A federal investigator looking into a fatal plane crash in Alaska said Monday one of the four survivors told him the small aircraft struck the side of a mountain in fog so thick, it created whiteout conditions.

The single-engine Cessna was carrying all three teachers for the tiny Athabascan village of Anvik when it went down Saturday night in the wilderness, killing one of the teachers just days before classes were set to begin. The pilot also died.

National Transportation Safety Board investigator Clint Johnson said he spoke Monday with survivor Don Evans, a new teacher along with his wife, Rosemarie, who also survived. Evans told Johnson that 20 minutes into the flight the plane ran into a cloud ceiling, then struck the mountain.

Anvik and the other six schools in the Iditarod School District are delaying the start of classes, which were to have started Wednesday.

Shock and grief has rippled through the district, which covers a region slightly larger than Ohio. Even though communities in the district are not linked by road, everyone knows practically everyone and many people are related. People travel by river, winter trails or small planes for gatherings and other activities. Students sometimes get to know teachers and each other through videoconferencing classes, district workers said.

"It's like one big family. It's like we've lost a family member," school district secretary Helen Mwarey told The Associated Press in a telephone interview Monday from district headquarters in McGrath, 140 miles east of Anvik.

District officials and school board members were meeting Monday afternoon to decide when the schools would open, district superintendent Karen Ladegard said. She added classes likely wouldn't start until next week.

Meanwhile, counselors were flying to Anvik to help people cope with the deaths of veteran village teacher Julia Walker, 52, known as Julie, and pilot and Aniak resident Ernie Chase, 66, who grew up in Anvik, according to Ladegard.

"It's a small district and everyone is connected with each other," she said.

Besides Don and Rosemarie Evans, both 32, survivors are their 10-year-old son, Donny, and 8-year-old daughter, McKenzie. All were being treated at Providence Alaska Medical Center in Anchorage, where the children were listed Monday in serious condition, their mother in fair condition and their father in good condition. Ladegard said injuries included broken bones.

The Evans family moved to the community of 85 in June to get to know the residents as they prepared to share a teaching position at the 18-student school, Ladegard said.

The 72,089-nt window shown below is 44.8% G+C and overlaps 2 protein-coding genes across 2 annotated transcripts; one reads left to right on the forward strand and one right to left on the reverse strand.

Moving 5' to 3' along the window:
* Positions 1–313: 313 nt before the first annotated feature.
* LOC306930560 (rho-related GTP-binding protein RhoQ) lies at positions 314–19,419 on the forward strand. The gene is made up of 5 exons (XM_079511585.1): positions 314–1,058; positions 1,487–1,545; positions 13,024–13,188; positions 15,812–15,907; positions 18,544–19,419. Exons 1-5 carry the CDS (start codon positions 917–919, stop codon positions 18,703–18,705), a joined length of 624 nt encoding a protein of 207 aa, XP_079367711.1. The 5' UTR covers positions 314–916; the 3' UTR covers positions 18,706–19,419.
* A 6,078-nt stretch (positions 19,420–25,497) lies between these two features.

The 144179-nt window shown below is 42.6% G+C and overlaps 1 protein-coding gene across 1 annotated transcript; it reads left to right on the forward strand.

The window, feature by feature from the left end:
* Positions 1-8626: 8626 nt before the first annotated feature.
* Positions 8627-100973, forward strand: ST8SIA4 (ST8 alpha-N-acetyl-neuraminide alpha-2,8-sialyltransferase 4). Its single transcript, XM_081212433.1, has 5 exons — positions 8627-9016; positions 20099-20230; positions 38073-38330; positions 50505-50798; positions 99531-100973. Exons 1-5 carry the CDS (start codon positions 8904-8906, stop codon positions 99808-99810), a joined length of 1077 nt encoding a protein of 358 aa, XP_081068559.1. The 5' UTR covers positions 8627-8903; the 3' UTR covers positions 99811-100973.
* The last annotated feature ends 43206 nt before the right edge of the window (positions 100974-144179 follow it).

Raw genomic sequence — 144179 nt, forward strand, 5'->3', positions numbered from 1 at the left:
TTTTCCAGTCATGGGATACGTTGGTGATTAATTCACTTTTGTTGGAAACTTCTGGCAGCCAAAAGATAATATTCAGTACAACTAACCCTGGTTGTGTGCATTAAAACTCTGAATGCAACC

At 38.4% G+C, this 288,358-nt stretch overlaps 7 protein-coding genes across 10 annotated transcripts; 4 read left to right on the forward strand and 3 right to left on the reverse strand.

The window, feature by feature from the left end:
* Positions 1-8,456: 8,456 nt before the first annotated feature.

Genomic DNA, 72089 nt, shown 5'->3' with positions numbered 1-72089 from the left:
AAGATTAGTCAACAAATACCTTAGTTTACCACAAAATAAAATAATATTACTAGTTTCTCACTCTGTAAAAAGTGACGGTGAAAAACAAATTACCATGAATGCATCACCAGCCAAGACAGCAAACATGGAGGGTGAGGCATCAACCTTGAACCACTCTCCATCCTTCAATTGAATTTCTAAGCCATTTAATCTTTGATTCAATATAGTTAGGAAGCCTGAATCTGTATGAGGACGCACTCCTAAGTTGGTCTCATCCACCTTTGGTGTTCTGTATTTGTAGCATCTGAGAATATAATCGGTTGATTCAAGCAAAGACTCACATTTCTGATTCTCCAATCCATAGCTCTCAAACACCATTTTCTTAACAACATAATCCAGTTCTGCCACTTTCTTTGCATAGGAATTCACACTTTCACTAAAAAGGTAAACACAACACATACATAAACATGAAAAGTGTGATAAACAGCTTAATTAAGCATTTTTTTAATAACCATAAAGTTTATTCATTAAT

Walker was a lifelong Anvik resident and a teacher at the village school for nine years. She also had worked as a school secretary and classroom assistant in her 29 years as a district employee, according to Mwarey.

In that time, she also worked as a preschool teacher. Among her young charges in the village were Tanya and Donald Richardson, who are now in their 20s, said their mother, Renee Richardson. She said Walker's death is a great blow to many.

"She was good friend to everyone here in town. All the kids loved her. She was always there for anyone who needed her," Richardson said. "Everyone is just devastated."

Walker and the Evanses were among teachers from the seven schools who spent last week training in McGrath, 225 miles northwest of Anchorage.

The Cessna, operated by Aniak-based Inland Aviation Service, left McGrath on Saturday evening. Later that night, a beacon transmitting a 911 signal was activated, showing the plane 37 miles west of McGrath. The Alaska National Guard's Rescue Coordination Center in Anchorage coordinated the ensuing search, which was hampered by poor weather, Guard officials said.

Searchers on Sunday reached the site of the crash.

The NTSB's Johnson, also on scene Sunday, said the plane crashed among heavy brush at the steep 1,700-foot level of a 2,000-foot mountain. Plans are under way to hoist the wreckage by helicopter and fly it to McGrath, and likely then to Anchorage, for a better examination.

Johnson described the crash site as very remote and far removed from any road system.

"This is literally in the middle of nowhere," he said.

The deadly crash follows two recent midair collisions in the state, including one that killed an Anchorage family of four.

On July 30, an Anchorage pilot and his family died in a collision between their single-engine plane and another aircraft around Amber Lake near Trapper Creek, 80 miles north of Anchorage. The pilot of the other plane was alone in the aircraft and uninjured.

On July 10, nine people aboard a Piper Navajo and four people in a Cessna 206 were uninjured when the planes collided as they were flying directly toward each other in Lake Clark Pass — a narrow river valley that runs between Anchorage mountains. Both aircraft had minor damage but were able to land safely in Anchorage.